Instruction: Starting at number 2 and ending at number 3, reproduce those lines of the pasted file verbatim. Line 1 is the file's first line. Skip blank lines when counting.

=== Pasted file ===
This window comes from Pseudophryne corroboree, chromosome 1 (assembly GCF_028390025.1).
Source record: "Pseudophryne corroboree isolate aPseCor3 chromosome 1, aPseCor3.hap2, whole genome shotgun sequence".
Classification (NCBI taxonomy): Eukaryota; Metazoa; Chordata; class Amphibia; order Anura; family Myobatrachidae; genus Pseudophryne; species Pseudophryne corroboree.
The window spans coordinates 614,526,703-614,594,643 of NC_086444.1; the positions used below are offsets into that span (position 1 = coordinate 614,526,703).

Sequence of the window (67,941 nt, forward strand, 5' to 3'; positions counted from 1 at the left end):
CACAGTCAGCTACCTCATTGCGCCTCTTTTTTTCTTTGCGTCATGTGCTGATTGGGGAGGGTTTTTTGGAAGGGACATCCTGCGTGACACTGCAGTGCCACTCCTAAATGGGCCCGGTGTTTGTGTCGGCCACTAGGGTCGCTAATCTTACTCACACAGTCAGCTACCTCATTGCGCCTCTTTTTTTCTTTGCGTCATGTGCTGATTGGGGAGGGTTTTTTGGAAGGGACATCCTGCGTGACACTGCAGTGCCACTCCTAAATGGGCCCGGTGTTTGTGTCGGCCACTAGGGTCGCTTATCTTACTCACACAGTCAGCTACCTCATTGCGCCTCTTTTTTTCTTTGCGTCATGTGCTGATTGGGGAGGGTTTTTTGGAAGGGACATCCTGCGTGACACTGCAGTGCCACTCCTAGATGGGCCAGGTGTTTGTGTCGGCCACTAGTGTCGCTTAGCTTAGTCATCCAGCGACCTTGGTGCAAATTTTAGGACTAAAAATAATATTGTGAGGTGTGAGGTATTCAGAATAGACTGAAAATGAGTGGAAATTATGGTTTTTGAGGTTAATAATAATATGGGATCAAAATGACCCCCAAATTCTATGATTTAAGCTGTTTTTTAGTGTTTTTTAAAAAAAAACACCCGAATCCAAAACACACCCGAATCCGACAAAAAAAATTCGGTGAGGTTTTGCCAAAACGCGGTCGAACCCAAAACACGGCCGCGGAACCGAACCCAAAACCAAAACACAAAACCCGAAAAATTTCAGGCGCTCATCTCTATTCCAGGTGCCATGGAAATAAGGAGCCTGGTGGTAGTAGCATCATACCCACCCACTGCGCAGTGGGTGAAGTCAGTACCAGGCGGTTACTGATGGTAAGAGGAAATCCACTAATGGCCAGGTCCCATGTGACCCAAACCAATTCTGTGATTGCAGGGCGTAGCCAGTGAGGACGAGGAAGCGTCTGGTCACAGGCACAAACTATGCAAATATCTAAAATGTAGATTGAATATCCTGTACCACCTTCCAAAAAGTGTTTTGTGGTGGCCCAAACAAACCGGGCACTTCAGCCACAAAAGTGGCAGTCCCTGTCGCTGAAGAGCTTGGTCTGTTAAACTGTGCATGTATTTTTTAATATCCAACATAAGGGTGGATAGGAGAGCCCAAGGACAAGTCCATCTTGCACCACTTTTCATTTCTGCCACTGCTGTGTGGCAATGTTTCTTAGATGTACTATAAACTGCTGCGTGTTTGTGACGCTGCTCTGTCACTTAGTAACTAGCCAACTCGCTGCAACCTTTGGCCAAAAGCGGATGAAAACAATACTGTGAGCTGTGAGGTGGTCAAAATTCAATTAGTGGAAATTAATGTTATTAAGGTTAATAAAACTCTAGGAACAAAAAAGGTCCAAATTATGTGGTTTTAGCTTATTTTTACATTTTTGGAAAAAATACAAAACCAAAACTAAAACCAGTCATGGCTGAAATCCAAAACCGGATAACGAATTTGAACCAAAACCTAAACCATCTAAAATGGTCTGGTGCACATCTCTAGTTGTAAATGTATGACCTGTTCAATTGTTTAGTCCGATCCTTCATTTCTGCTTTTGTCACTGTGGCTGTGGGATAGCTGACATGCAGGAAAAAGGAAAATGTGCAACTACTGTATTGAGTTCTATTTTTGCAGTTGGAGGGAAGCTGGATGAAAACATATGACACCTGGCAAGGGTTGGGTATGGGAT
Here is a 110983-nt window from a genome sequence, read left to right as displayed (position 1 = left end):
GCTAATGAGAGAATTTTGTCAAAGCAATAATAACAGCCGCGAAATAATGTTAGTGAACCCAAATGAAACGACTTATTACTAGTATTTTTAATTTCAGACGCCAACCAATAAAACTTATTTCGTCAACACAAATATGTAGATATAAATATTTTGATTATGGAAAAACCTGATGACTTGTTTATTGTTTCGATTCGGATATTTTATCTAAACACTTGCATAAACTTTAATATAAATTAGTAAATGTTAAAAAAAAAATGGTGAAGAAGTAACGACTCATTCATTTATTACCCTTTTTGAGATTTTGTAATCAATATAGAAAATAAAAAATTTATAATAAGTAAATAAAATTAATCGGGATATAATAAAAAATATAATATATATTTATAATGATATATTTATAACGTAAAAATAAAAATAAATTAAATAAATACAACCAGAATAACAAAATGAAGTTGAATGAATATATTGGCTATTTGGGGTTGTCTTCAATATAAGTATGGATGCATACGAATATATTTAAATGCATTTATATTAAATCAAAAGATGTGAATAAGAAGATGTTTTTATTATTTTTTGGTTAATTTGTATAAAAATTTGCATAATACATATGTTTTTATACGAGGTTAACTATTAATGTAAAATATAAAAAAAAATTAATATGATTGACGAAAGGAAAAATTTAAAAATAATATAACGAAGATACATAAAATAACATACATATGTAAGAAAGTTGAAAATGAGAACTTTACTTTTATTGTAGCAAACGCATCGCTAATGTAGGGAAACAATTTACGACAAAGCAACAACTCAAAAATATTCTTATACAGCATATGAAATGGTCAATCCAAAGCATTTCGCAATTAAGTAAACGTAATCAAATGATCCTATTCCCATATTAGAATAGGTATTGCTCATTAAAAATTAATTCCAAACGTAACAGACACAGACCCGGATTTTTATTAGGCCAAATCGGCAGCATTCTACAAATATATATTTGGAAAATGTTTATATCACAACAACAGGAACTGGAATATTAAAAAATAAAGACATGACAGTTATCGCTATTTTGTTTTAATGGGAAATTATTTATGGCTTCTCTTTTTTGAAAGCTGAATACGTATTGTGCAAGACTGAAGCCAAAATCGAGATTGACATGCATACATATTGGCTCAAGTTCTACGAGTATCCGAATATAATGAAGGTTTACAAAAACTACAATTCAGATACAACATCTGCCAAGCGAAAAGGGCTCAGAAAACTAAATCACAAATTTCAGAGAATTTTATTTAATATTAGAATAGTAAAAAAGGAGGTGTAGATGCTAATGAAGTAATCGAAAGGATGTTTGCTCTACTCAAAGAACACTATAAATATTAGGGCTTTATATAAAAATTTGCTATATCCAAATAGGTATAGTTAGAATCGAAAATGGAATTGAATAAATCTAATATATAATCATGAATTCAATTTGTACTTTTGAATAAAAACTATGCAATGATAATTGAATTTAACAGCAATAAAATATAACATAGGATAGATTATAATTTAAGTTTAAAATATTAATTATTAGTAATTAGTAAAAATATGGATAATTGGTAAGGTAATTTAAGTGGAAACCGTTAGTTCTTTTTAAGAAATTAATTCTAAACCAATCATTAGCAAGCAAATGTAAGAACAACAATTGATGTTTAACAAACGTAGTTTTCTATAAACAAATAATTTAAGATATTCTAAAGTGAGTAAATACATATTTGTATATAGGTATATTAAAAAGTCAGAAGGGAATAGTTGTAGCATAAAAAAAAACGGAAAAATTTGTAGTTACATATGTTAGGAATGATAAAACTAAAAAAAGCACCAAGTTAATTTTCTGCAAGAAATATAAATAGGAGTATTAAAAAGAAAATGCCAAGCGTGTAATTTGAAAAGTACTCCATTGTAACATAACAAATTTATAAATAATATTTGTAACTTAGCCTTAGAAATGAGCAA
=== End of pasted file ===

Source record: "Pseudophryne corroboree isolate aPseCor3 chromosome 1, aPseCor3.hap2, whole genome shotgun sequence".
Classification (NCBI taxonomy): Eukaryota; Metazoa; Chordata; class Amphibia; order Anura; family Myobatrachidae; genus Pseudophryne; species Pseudophryne corroboree.